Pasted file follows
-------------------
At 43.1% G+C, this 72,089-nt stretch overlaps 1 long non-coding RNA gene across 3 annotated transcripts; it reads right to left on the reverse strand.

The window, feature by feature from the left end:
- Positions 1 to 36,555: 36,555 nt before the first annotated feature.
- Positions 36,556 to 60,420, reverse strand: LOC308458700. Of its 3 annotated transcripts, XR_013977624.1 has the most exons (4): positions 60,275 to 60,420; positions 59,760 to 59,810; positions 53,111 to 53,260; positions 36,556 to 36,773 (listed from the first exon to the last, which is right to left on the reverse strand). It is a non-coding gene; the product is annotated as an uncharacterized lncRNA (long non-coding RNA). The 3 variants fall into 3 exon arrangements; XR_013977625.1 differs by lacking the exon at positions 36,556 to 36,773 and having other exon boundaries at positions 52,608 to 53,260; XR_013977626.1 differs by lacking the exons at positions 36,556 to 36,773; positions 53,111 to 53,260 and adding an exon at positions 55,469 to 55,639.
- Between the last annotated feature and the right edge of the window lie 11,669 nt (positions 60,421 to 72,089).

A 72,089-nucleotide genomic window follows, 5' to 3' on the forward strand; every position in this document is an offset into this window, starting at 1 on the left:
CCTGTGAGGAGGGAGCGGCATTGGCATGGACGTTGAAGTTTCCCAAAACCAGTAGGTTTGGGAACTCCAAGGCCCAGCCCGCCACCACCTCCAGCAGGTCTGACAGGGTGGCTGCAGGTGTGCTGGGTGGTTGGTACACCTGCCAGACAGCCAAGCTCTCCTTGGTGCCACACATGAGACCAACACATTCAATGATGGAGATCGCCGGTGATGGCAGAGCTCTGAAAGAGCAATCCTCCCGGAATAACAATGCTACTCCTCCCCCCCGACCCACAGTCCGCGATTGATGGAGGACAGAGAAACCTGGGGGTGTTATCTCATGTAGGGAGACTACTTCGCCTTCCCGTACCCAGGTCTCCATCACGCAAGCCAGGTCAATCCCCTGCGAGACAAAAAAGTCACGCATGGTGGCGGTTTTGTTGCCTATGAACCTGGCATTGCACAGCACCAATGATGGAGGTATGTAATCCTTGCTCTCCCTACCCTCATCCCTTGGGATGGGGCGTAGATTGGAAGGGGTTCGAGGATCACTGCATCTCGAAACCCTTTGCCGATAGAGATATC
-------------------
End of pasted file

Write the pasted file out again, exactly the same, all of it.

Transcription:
At 43.1% G+C, this 72,089-nt stretch overlaps 1 long non-coding RNA gene across 3 annotated transcripts; it reads right to left on the reverse strand.

The window, feature by feature from the left end:
- Positions 1 to 36,555: 36,555 nt before the first annotated feature.
- Positions 36,556 to 60,420, reverse strand: LOC308458700. Of its 3 annotated transcripts, XR_013977624.1 has the most exons (4): positions 60,275 to 60,420; positions 59,760 to 59,810; positions 53,111 to 53,260; positions 36,556 to 36,773 (listed from the first exon to the last, which is right to left on the reverse strand). It is a non-coding gene; the product is annotated as an uncharacterized lncRNA (long non-coding RNA). The 3 variants fall into 3 exon arrangements; XR_013977625.1 differs by lacking the exon at positions 36,556 to 36,773 and having other exon boundaries at positions 52,608 to 53,260; XR_013977626.1 differs by lacking the exons at positions 36,556 to 36,773; positions 53,111 to 53,260 and adding an exon at positions 55,469 to 55,639.
- Between the last annotated feature and the right edge of the window lie 11,669 nt (positions 60,421 to 72,089).

A 72,089-nucleotide genomic window follows, 5' to 3' on the forward strand; every position in this document is an offset into this window, starting at 1 on the left:
CCTGTGAGGAGGGAGCGGCATTGGCATGGACGTTGAAGTTTCCCAAAACCAGTAGGTTTGGGAACTCCAAGGCCCAGCCCGCCACCACCTCCAGCAGGTCTGACAGGGTGGCTGCAGGTGTGCTGGGTGGTTGGTACACCTGCCAGACAGCCAAGCTCTCCTTGGTGCCACACATGAGACCAACACATTCAATGATGGAGATCGCCGGTGATGGCAGAGCTCTGAAAGAGCAATCCTCCCGGAATAACAATGCTACTCCTCCCCCCCGACCCACAGTCCGCGATTGATGGAGGACAGAGAAACCTGGGGGTGTTATCTCATGTAGGGAGACTACTTCGCCTTCCCGTACCCAGGTCTCCATCACGCAAGCCAGGTCAATCCCCTGCGAGACAAAAAAGTCACGCATGGTGGCGGTTTTGTTGCCTATGAACCTGGCATTGCACAGCACCAATGATGGAGGTATGTAATCCTTGCTCTCCCTACCCTCATCCCTTGGGATGGGGCGTAGATTGGAAGGGGTTCGAGGATCACTGCATCTCGAAACCCTTTGCCGATAGAGATATC